Friday, January 1, 2016
I love making New Year's Resolutions, but because I'm human, I am truly terrible at keeping them. They're a perennial (literally) favourite of mine! And, not to brag, but a lot of the resolutions I've set for myself over the past few years have come to pass, even if they were sort of by accident. I've made my peace with my body (or at least I had; we'll just have to see what a post-baby incarnation looks like and what kind of spirit work it requires), which means I no longer "need" to lose x-number of pounds. I've accepted my Coke Zero habit, mostly don't eat junk food, and I quit smoking ages ago.
But that doesn't mean there aren't things in my life that wouldn't benefit from some changes. Resolutions, adjustments, goals, habits to break or create, things I need to examine or challenge, and all the other work that goes into the improvement of a human being. In the spirit of the new year, here are some of my 2016 goals:
1. Set a monthly intention. A friend of mine does this, and I think it's pure genius. Whether it's practicing more gratitude, getting outside more often, working on a relationship that needs some TLC, or some other goal, holding it in my mind for a month seems doable. I'm a person who, every so often, will "make a five year plan": this is literally just a half-baked spreadsheet with columns like FINANCE and LOVE and I'm stumped on how to fill out the cells. I do much better with short-term goals, like giving up sugar or social media for a month, and I often find that these experiments act as a window into my priorities. Like, giving up sugar was horrible, because it tapped into the obsessive, punitive part of my brain. Better to just have a bit of chocolate and be cool with it, you know? Anyway, a monthly intention may just be enough focus in a year which I'm sure will have its share of hairiness.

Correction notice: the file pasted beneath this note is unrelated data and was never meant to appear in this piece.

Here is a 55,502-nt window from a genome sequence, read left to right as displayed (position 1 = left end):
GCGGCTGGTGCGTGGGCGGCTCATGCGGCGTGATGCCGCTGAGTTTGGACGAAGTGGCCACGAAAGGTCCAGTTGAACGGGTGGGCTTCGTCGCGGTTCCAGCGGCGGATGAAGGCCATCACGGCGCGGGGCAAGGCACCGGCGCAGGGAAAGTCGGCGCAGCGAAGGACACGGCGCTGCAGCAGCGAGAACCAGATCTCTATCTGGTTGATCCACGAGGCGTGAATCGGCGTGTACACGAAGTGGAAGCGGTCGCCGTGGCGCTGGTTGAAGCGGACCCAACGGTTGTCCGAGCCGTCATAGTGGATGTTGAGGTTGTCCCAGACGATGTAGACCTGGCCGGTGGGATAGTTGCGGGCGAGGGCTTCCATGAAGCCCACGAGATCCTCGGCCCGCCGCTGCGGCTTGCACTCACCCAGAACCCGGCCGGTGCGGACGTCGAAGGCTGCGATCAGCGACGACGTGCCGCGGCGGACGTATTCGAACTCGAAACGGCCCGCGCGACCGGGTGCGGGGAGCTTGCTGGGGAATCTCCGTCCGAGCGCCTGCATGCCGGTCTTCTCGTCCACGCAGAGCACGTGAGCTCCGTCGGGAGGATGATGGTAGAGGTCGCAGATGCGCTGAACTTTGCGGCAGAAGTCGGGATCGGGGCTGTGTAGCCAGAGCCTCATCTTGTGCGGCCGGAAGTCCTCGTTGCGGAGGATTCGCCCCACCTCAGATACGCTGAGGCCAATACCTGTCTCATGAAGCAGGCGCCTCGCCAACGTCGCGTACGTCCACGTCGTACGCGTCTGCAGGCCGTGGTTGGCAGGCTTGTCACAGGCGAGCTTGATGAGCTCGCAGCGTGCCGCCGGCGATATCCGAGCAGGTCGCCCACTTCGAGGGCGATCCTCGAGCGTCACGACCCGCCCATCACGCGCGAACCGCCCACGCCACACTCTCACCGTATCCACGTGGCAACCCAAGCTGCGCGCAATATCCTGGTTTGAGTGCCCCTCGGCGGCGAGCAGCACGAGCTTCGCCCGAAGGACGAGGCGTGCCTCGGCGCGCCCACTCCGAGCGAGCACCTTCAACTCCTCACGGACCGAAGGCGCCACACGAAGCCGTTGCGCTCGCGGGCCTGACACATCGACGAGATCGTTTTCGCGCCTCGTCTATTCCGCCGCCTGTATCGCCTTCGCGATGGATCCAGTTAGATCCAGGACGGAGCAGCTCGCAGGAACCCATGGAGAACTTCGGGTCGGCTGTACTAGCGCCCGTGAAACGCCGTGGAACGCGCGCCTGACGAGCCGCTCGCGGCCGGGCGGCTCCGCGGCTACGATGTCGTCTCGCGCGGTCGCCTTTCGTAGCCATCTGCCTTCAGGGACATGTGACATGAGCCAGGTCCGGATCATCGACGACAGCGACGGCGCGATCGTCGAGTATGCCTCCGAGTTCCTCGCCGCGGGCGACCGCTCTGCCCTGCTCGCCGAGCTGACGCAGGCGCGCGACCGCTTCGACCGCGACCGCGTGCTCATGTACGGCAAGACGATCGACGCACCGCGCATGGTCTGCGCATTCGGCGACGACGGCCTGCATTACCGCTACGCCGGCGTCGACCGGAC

2. Stop taking everything so damn personally. I am...not very good at this. From other people's weddings to celebrity bodies, it can be a real challenge to remember that these things are not happening at me, and I don't need to react to them as though I've been personally wronged. This happens literally all the time, from the mundane (I didn't win an Instagram giveaway! I am bad at Instagram and am also a loser!) to the meaningful (before I was married, unchecked jealousy over other people's engagements left me feeling like I'd been doused in lye). Being able to celebrate people's milestones and accomplishments is the mark of a healthy soul, and it's something I need to cultivate in myself before I shrivel up into a husk. I've been working on this for years already, so this is more of a reminder to, you know, keep at it!